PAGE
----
Read an interesting article in Bloomberg Businessweek examining power. Power in organizations – how it flows, why some people have more despite equal budget and structural scope as others, how you obtain it and keep it – is truly the secret sauce. Those who decode it and use it well are successful, if they cut it as leaders.
Power is a primitive, primordial process, and that may be why it is so hard to study and analyze so that it can be taught. A lot of organizational habitués think of power as the result of hierarchical positions, but a bigger office and a big title are just the entry ticket.
To me, power is the way leadership comes alive in a company.
Leading means imposing your will on others, using your power wisely so that you don’t “overspend it”. The generation referred to in the very timely article is often uncomfortable with the need to signal “follow me”. But if you don’t, nobody will.
We tend to confuse coaching and mentoring, encouraging and developing with the exercise of power. Those are other things being expected of someone with more responsibility than others around her – or him – and of course key ways through which leaders connect with their teams and create their own credibility and standing.
Exercising power to accelerate the imposition of your will – leading in a calm, assertive but undisputed manner – that is applying that secret sauce to best effect. No ifs and buts when the chips are down: your power, your neck.
So how could you teach power, if you’d accept my primordial notions?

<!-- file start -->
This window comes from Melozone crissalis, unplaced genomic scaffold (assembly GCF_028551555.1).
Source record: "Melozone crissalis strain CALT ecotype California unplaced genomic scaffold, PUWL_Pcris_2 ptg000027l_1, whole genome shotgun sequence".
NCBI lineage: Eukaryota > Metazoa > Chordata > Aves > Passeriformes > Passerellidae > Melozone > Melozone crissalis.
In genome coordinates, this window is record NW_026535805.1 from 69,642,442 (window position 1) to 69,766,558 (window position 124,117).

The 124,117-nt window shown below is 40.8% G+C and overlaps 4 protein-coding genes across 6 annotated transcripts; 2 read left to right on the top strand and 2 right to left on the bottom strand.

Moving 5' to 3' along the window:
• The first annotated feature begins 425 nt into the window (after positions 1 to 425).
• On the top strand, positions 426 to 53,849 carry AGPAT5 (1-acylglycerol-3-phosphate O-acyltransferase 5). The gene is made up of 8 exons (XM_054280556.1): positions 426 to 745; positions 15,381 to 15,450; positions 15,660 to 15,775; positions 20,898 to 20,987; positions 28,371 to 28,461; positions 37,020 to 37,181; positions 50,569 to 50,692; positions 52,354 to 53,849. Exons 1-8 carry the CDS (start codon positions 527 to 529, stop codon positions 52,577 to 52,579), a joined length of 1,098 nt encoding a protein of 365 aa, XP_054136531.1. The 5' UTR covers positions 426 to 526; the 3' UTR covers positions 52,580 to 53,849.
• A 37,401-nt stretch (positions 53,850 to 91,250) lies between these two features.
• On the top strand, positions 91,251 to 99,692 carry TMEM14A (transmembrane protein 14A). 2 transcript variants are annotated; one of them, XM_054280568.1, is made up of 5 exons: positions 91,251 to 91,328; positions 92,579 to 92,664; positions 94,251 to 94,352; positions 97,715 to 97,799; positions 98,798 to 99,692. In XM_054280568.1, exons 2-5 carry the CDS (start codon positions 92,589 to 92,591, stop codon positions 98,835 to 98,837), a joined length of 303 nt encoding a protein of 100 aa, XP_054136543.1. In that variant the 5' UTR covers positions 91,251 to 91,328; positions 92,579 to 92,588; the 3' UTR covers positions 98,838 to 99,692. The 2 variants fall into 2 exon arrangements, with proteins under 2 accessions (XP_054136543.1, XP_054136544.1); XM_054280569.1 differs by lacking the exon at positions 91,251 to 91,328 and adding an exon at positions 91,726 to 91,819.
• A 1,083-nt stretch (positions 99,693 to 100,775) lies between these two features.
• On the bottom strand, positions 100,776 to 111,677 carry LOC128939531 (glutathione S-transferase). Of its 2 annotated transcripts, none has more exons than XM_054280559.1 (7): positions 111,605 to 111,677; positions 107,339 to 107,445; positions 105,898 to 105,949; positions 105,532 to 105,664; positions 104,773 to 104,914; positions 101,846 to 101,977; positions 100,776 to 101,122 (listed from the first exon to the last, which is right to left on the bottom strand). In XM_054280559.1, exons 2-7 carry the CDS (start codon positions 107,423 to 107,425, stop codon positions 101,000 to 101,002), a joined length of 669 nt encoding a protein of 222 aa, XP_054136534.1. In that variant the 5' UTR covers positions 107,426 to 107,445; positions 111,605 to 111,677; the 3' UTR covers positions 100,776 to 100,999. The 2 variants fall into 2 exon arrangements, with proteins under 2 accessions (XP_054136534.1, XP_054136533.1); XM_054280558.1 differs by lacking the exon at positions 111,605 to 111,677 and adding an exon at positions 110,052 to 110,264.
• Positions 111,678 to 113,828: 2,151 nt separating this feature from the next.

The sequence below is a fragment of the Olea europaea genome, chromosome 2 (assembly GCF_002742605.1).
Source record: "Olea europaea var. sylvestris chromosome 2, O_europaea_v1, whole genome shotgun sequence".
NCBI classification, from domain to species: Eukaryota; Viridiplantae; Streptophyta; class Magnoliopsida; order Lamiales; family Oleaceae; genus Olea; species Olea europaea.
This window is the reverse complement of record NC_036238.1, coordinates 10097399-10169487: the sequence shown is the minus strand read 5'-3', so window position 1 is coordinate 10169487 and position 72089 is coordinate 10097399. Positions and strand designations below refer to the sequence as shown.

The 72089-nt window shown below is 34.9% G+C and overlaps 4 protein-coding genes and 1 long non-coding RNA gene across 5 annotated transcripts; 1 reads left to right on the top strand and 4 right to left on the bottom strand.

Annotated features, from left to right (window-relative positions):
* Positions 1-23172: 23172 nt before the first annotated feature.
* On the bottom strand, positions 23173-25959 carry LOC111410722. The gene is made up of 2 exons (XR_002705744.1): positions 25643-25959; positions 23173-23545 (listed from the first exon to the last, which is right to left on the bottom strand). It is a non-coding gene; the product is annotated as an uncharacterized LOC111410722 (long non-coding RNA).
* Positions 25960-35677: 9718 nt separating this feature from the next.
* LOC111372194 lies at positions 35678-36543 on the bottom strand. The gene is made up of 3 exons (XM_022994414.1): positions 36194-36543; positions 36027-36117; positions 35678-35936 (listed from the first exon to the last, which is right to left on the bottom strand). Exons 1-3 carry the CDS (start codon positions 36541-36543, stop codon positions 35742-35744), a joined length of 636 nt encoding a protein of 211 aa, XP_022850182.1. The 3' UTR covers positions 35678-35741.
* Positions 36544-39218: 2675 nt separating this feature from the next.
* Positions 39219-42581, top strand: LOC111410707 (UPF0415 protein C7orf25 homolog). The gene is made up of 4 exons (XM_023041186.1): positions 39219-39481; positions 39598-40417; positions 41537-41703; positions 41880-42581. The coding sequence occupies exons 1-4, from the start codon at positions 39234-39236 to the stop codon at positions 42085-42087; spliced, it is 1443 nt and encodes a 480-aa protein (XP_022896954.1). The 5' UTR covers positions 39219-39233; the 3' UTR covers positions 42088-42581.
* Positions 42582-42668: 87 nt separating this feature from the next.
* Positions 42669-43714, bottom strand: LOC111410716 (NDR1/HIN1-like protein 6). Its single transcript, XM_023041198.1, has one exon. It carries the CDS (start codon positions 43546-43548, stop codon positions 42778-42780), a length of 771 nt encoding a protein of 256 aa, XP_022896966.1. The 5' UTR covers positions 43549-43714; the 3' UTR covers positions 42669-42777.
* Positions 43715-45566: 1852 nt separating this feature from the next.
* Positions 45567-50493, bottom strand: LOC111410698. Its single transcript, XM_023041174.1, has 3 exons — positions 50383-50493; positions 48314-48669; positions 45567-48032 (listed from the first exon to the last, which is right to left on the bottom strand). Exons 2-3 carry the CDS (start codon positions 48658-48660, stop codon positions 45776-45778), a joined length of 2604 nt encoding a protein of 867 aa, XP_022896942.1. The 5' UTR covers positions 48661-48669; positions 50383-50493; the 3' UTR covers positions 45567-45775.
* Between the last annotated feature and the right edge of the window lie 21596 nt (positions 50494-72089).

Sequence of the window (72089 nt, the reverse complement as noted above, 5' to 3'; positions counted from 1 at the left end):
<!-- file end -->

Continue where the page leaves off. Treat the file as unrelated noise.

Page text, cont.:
There’s a range of options, all good. The first step would be to observe how leaders lead. And then define categories, from the subtle use of power (often the domain of a functional head) to a damn-the-torpedoes approach.
What do some CCO’s do? Many of us tend to appraise the situation, make up our mind, probe other leaders through open questions, advise the boss in real time with finesse and empathy, using the position as a trusted adviser to exert influence – and thus exercise power. Often this involves letting others own the key ideas – so that it becomes their “will” that gets done.
Or you can do what true A types do. Make up your mind, size up your team, prime key allies, and plunge ahead.
All of this – and many more power varieties – could be decoded and taught. But how much can you learn power? In the end, exercising power is a lonely thing. And if budding, potential leaders have no nerve for it – they can’t be taught. There is no power karaoke, power is a live act, with you tuning your own guitar and relying on your own voice.
Perhaps a solution here is to simply treat power – for the purpose of teaching power – as one more central facet of leadership. It sits alongside coaching, mentoring, team building and development facets.
And power has to be discussed openly in safe learning environments. Not by the budding leader and her team.
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